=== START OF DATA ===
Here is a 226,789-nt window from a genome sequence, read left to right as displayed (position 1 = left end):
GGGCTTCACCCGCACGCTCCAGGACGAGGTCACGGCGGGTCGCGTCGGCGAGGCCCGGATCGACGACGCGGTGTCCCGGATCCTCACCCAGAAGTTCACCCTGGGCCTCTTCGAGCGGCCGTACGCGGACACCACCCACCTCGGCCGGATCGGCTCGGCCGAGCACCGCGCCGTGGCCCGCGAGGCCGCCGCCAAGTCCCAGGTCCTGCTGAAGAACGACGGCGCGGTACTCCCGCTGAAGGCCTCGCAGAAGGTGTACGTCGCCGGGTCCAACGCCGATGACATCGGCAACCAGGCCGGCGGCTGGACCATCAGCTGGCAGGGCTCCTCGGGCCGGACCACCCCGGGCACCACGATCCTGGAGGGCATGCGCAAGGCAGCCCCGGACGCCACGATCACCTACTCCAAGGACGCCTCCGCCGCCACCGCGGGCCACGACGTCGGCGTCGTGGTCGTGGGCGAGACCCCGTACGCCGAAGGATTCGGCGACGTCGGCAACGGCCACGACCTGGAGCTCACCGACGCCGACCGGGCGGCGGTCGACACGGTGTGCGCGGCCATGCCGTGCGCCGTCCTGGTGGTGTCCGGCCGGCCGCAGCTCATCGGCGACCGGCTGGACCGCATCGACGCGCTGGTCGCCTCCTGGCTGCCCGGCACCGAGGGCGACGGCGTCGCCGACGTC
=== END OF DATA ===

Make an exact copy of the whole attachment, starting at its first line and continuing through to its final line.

Here is a 226,789-nt window from a genome sequence, read left to right as displayed (position 1 = left end):
GGGCTTCACCCGCACGCTCCAGGACGAGGTCACGGCGGGTCGCGTCGGCGAGGCCCGGATCGACGACGCGGTGTCCCGGATCCTCACCCAGAAGTTCACCCTGGGCCTCTTCGAGCGGCCGTACGCGGACACCACCCACCTCGGCCGGATCGGCTCGGCCGAGCACCGCGCCGTGGCCCGCGAGGCCGCCGCCAAGTCCCAGGTCCTGCTGAAGAACGACGGCGCGGTACTCCCGCTGAAGGCCTCGCAGAAGGTGTACGTCGCCGGGTCCAACGCCGATGACATCGGCAACCAGGCCGGCGGCTGGACCATCAGCTGGCAGGGCTCCTCGGGCCGGACCACCCCGGGCACCACGATCCTGGAGGGCATGCGCAAGGCAGCCCCGGACGCCACGATCACCTACTCCAAGGACGCCTCCGCCGCCACCGCGGGCCACGACGTCGGCGTCGTGGTCGTGGGCGAGACCCCGTACGCCGAAGGATTCGGCGACGTCGGCAACGGCCACGACCTGGAGCTCACCGACGCCGACCGGGCGGCGGTCGACACGGTGTGCGCGGCCATGCCGTGCGCCGTCCTGGTGGTGTCCGGCCGGCCGCAGCTCATCGGCGACCGGCTGGACCGCATCGACGCGCTGGTCGCCTCCTGGCTGCCCGGCACCGAGGGCGACGGCGTCGCCGACGTC